>> some will assert that the confederate flag is merely a symbol -- >> we apparently have lost our signal from south carolina. in that was the ceo of the naacp, cornell william brooks and we have jonathan martin live with us from charleston south carolina, who is listening in on those remarks. and one of the things that struck me was it was very inclusive. he took i think great care not to say that we as black people won't be moved by racism he said we as americans, we as people of every color, race and creed, will all be in church on sunday. i think that that was a point he really tried to drive home. what did you hear? >> reporter: yeah i agree.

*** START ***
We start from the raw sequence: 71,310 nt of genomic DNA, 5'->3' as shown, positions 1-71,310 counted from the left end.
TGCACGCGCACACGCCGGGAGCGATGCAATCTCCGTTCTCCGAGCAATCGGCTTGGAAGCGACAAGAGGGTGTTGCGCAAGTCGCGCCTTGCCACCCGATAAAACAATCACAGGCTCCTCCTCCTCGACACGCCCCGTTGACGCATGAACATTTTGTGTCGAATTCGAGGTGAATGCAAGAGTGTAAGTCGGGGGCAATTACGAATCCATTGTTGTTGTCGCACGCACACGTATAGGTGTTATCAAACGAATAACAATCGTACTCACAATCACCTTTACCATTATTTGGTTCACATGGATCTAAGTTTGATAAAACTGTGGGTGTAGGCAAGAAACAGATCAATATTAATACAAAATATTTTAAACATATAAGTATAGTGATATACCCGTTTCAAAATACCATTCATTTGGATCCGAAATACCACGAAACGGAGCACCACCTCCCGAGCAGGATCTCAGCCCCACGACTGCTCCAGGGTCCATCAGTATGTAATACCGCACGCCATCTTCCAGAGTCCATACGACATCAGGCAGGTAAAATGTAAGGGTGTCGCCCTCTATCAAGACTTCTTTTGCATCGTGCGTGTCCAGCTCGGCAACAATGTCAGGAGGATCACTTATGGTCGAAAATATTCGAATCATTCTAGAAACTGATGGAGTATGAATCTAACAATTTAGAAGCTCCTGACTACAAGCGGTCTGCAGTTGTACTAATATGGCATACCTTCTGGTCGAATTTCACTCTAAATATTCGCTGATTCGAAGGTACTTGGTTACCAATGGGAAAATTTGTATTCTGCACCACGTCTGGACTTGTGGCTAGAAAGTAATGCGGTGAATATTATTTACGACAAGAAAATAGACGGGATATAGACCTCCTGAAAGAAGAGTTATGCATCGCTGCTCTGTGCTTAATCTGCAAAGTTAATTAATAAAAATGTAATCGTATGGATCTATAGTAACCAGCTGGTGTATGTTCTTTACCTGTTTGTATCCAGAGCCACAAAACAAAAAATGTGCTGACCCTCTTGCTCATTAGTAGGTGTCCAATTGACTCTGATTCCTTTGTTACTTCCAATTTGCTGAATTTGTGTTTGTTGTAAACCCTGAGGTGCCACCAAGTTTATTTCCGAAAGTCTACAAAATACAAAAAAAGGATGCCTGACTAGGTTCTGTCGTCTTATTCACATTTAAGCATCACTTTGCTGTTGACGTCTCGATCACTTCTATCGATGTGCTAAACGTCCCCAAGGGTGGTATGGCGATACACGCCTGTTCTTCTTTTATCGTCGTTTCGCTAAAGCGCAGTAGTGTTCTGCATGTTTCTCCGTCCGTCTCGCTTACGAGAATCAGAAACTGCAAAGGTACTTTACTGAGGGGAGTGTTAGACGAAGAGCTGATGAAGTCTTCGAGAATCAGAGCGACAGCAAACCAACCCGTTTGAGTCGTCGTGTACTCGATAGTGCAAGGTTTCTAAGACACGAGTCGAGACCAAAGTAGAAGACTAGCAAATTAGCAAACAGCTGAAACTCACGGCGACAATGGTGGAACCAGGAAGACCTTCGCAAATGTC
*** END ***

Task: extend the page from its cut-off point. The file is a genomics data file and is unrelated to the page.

one of the things he started off early by saying is that this should hit close to home by everyone. and people really from across the country have been coming here to this community, because there is a climate of caring as he said. and he was very clear at the end there -- we heard him say, look this is not an issue of just gun violence. this was a racial hate crime, and that's what the fbi has said. this was a hate crime. even the governor of south carolina has said that. and that's why there has been bigger discussion about hate crime in south carolina. south carolina is one of five states that does not have any hate crime legislation. and there has been a renewed discussion about that in light of what has happened here. and many lawmakers are saying situations like this and other situations, it should underscore the need to have that here. >> great point. and continued great work down